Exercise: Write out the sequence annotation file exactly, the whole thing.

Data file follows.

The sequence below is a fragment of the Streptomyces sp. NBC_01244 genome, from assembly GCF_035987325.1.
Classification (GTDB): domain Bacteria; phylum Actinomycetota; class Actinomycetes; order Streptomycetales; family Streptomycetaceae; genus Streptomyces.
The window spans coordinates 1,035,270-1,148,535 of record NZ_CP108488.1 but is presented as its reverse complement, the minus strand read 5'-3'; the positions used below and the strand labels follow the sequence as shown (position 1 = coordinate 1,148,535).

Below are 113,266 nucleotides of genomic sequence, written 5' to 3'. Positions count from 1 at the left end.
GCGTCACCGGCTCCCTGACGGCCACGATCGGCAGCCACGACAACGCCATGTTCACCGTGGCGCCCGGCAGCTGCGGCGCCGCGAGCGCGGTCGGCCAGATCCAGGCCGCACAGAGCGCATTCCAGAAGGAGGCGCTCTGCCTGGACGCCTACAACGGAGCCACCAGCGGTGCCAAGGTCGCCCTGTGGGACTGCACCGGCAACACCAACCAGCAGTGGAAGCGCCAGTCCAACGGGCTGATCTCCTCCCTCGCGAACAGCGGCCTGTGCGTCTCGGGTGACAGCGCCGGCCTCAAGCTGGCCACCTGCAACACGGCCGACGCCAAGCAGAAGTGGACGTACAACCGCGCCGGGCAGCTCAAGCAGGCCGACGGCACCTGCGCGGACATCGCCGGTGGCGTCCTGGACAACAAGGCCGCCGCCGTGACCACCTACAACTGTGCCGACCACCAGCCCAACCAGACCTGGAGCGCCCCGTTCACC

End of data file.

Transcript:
The sequence below is a fragment of the Streptomyces sp. NBC_01244 genome, from assembly GCF_035987325.1.
Classification (GTDB): domain Bacteria; phylum Actinomycetota; class Actinomycetes; order Streptomycetales; family Streptomycetaceae; genus Streptomyces.
The window spans coordinates 1,035,270-1,148,535 of record NZ_CP108488.1 but is presented as its reverse complement, the minus strand read 5'-3'; the positions used below and the strand labels follow the sequence as shown (position 1 = coordinate 1,148,535).

Below are 113,266 nucleotides of genomic sequence, written 5' to 3'. Positions count from 1 at the left end.
GCGTCACCGGCTCCCTGACGGCCACGATCGGCAGCCACGACAACGCCATGTTCACCGTGGCGCCCGGCAGCTGCGGCGCCGCGAGCGCGGTCGGCCAGATCCAGGCCGCACAGAGCGCATTCCAGAAGGAGGCGCTCTGCCTGGACGCCTACAACGGAGCCACCAGCGGTGCCAAGGTCGCCCTGTGGGACTGCACCGGCAACACCAACCAGCAGTGGAAGCGCCAGTCCAACGGGCTGATCTCCTCCCTCGCGAACAGCGGCCTGTGCGTCTCGGGTGACAGCGCCGGCCTCAAGCTGGCCACCTGCAACACGGCCGACGCCAAGCAGAAGTGGACGTACAACCGCGCCGGGCAGCTCAAGCAGGCCGACGGCACCTGCGCGGACATCGCCGGTGGCGTCCTGGACAACAAGGCCGCCGCCGTGACCACCTACAACTGTGCCGACCACCAGCCCAACCAGACCTGGAGCGCCCCGTTCACC